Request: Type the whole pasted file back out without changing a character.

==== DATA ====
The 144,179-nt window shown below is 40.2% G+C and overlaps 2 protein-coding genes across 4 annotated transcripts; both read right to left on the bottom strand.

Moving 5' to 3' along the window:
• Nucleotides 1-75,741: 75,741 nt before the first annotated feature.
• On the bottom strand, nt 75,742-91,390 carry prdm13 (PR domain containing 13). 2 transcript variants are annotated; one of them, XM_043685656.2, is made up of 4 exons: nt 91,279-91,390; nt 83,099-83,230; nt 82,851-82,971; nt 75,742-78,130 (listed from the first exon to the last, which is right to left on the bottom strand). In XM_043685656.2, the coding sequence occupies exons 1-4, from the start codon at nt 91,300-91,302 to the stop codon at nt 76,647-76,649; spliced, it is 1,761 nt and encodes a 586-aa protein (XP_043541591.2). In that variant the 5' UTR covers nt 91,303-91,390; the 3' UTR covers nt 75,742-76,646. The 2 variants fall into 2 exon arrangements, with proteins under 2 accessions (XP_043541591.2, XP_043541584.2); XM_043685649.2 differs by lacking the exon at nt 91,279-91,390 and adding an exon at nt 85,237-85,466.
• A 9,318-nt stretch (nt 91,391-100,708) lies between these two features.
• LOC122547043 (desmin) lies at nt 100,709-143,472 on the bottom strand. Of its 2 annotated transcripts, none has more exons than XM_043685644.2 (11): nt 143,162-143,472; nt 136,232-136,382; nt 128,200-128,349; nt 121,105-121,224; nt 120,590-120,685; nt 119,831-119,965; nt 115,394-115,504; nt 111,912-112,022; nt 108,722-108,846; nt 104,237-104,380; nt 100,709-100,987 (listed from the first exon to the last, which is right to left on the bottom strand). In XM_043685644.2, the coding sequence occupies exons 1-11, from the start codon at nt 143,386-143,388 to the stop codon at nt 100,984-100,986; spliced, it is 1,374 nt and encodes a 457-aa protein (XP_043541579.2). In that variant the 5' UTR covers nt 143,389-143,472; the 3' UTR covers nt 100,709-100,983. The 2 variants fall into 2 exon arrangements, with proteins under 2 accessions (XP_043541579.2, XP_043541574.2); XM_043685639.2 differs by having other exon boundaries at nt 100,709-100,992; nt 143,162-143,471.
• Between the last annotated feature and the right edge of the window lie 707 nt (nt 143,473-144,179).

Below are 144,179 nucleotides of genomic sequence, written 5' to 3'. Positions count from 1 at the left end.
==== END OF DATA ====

The 144,179-nt window shown below is 40.2% G+C and overlaps 2 protein-coding genes across 4 annotated transcripts; both read right to left on the bottom strand.

Moving 5' to 3' along the window:
• Nucleotides 1-75,741: 75,741 nt before the first annotated feature.
• On the bottom strand, nt 75,742-91,390 carry prdm13 (PR domain containing 13). 2 transcript variants are annotated; one of them, XM_043685656.2, is made up of 4 exons: nt 91,279-91,390; nt 83,099-83,230; nt 82,851-82,971; nt 75,742-78,130 (listed from the first exon to the last, which is right to left on the bottom strand). In XM_043685656.2, the coding sequence occupies exons 1-4, from the start codon at nt 91,300-91,302 to the stop codon at nt 76,647-76,649; spliced, it is 1,761 nt and encodes a 586-aa protein (XP_043541591.2). In that variant the 5' UTR covers nt 91,303-91,390; the 3' UTR covers nt 75,742-76,646. The 2 variants fall into 2 exon arrangements, with proteins under 2 accessions (XP_043541591.2, XP_043541584.2); XM_043685649.2 differs by lacking the exon at nt 91,279-91,390 and adding an exon at nt 85,237-85,466.
• A 9,318-nt stretch (nt 91,391-100,708) lies between these two features.
• LOC122547043 (desmin) lies at nt 100,709-143,472 on the bottom strand. Of its 2 annotated transcripts, none has more exons than XM_043685644.2 (11): nt 143,162-143,472; nt 136,232-136,382; nt 128,200-128,349; nt 121,105-121,224; nt 120,590-120,685; nt 119,831-119,965; nt 115,394-115,504; nt 111,912-112,022; nt 108,722-108,846; nt 104,237-104,380; nt 100,709-100,987 (listed from the first exon to the last, which is right to left on the bottom strand). In XM_043685644.2, the coding sequence occupies exons 1-11, from the start codon at nt 143,386-143,388 to the stop codon at nt 100,984-100,986; spliced, it is 1,374 nt and encodes a 457-aa protein (XP_043541579.2). In that variant the 5' UTR covers nt 143,389-143,472; the 3' UTR covers nt 100,709-100,983. The 2 variants fall into 2 exon arrangements, with proteins under 2 accessions (XP_043541579.2, XP_043541574.2); XM_043685639.2 differs by having other exon boundaries at nt 100,709-100,992; nt 143,162-143,471.
• Between the last annotated feature and the right edge of the window lie 707 nt (nt 143,473-144,179).

Below are 144,179 nucleotides of genomic sequence, written 5' to 3'. Positions count from 1 at the left end.